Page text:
A Colour Theme... My MATE version of Mint is a bit lacking in themes of its own. How 'bout yours? You go to the "Appearance" section of your preferences and you find that there is just the option to tweak the Mint-X scheme by replacing the icons with some rather dull looking old Gnome ones. There's a link at the foot of the screen that says something like "Add more themes"... but it doesn't do anything! Not much help there. No, the best repository for all those themes and icons and much else besides in the wonderful world of Linux Personalisation is NoobsLabs.com. That's where I found my Conky and this is also where I found page after page of additional themes that will work with my flavour of Linux. There's some really nice, well-designed stuff there (there's also quite a lot that wasn't to my taste at all!), but I eventually settled on the zonColor collection as being a likely source for what I needed for this scheme, as well as offering a large and varied selection to keep in my "Appearances" for any future whimsies. My immediate requirement was for something with a touch of 'crimson' to match my background. There is a very nice 'zoncolor-red' theme that does exactly that.

A Customized Panel... Obviously, the first thing you want to do is put the regular panel at the top of the screen, because your dock panel now occupies the bottom. I also decided to set both panels to 'autohide' (Did I mention I don't like clutter?) The default MATE version of the panel is a bit dull - it's normally just this plain off-white thing that won't compliment your wallpaper whatever colour that is. I figured at first that this might be somewhere where my knowledge of CSS would come in handy, but in the end, I've found a more painterly solution. Using our old friend the GIMP, I created a gradient-filled tile (27 px square) that would act as the background texture for the panel. In fact, I've now created a number of these in different tints of shininess which will go with different colour schemes. My customary Minty one is 'shiny-with-a-hint-of-green', but for this exercise I made one that was the same shade of purply-pink as the bottom dock panel... As for the contents of the panel, I apply the same Rule of Redundant Duplication as I mentioned when talking about desktop icons. If you've created launchers for all your apps on the new docky, then why do you need those extra icons on the panel anymore? Strip it down to the basics. A menu array in the top-left corner, some handy additional widgets in the right (stuff that you might need occasionally, but don't necessarily need for immediate call-up via your dock. In my case, that includes the AntiVirus scanner, the network doobry, the preferences for the DockBarX app and the Update Manager) ...and that's all you need from a panel, folks.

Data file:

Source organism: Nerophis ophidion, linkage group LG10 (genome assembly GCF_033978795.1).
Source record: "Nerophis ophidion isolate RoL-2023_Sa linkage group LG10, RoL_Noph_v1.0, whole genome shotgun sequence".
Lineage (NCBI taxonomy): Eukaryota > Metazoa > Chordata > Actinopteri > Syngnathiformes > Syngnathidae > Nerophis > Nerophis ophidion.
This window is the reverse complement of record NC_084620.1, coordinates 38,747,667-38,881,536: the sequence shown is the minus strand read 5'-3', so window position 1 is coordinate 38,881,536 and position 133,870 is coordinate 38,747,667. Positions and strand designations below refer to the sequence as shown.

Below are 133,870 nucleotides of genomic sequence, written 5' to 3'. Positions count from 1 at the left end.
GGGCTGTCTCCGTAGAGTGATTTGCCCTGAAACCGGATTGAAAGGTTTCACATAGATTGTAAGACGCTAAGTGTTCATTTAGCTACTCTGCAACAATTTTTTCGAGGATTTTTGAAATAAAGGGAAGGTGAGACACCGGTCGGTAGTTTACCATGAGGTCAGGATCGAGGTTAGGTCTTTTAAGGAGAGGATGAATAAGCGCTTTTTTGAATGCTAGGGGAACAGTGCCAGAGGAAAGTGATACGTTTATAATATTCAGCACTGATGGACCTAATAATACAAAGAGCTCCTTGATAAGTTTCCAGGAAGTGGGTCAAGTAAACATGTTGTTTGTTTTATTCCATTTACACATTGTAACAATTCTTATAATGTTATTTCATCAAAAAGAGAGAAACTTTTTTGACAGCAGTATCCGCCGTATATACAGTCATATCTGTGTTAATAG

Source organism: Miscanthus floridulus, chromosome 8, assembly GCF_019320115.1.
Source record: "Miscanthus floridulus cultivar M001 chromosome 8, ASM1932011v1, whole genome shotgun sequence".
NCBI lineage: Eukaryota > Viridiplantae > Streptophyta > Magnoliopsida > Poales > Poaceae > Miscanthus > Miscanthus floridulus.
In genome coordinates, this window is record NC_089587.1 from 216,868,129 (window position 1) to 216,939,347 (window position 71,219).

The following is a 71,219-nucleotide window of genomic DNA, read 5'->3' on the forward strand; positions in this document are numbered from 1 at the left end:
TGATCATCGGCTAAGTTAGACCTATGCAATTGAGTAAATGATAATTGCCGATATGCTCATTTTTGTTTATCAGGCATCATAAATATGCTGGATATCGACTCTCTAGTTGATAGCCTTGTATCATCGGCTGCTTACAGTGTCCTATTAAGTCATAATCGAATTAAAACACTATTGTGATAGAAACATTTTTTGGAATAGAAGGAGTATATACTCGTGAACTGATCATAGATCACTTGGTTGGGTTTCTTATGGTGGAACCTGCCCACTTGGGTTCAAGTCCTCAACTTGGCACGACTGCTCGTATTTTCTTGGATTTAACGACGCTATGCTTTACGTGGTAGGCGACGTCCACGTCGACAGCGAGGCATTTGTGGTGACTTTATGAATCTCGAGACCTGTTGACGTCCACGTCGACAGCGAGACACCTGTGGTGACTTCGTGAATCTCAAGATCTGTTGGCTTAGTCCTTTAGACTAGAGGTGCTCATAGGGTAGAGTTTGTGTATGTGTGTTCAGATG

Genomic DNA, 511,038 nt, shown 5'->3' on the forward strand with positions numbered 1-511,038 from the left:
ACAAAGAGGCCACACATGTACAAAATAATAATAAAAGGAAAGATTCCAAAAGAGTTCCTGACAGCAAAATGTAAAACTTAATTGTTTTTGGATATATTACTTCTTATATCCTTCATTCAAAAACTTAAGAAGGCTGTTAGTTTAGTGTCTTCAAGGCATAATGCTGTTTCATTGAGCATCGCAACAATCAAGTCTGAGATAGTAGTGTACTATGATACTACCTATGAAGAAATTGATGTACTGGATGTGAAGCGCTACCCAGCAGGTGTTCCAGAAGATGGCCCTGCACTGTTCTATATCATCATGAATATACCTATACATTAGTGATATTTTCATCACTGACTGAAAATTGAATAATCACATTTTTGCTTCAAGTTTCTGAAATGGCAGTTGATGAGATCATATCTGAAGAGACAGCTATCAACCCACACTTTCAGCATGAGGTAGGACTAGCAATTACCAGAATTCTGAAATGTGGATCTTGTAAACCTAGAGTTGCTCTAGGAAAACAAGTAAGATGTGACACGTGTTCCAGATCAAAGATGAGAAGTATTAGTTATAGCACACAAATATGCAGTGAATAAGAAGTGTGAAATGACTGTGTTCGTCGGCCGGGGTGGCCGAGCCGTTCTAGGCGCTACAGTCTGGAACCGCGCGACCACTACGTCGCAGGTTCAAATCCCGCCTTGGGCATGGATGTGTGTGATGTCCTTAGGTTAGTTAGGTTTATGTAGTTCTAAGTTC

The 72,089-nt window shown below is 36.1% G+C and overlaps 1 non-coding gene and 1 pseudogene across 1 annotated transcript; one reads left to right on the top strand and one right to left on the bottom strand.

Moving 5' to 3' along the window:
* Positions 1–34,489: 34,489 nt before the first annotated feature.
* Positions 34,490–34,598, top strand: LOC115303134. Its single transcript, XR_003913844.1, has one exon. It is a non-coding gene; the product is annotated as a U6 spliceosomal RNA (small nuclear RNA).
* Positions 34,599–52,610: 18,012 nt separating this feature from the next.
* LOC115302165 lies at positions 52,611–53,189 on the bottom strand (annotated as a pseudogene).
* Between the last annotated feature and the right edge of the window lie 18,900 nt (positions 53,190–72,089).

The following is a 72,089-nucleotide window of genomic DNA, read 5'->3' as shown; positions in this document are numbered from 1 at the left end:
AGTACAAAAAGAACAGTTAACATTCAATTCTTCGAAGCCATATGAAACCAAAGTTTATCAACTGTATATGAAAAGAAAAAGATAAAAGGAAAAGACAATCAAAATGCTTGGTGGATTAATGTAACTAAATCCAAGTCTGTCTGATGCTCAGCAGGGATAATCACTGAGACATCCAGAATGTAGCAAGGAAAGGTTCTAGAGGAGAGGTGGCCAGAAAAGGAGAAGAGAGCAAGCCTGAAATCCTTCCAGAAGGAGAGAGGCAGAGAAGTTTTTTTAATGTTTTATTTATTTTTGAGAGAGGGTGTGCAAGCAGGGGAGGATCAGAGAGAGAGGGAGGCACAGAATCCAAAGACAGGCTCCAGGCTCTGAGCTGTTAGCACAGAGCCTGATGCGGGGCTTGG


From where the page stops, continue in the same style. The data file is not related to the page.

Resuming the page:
There you have it. I've now reverted my own Mint back to the business-like 'study in green' that it was before, but I enjoyed exploring the possibilities offered by all those bolt-on goodies that folks are so clearly fond of. Just goes to show how versatile Linux is. You can make it work exactly like a Windoze or a Mac, but it's also possible to build something that is uniquely your own. It helps that MATE is a particularly robust version of the Linux Mint distro, based as it is on the well-tried Gnome architecture. It's pretty hard to make anything go too horribly wrong when you muck about with it (I'm afraid I didn't find that to be the case with Mint's much heralded Cinnamon flavour... but maybe that's just me).


Being a graphic designer, here I've tried to take a more holistic approach, a way of keeping things tasteful by colour-coordinating the elements and making sure that none of those add-ons look too added-on (or thrown together!)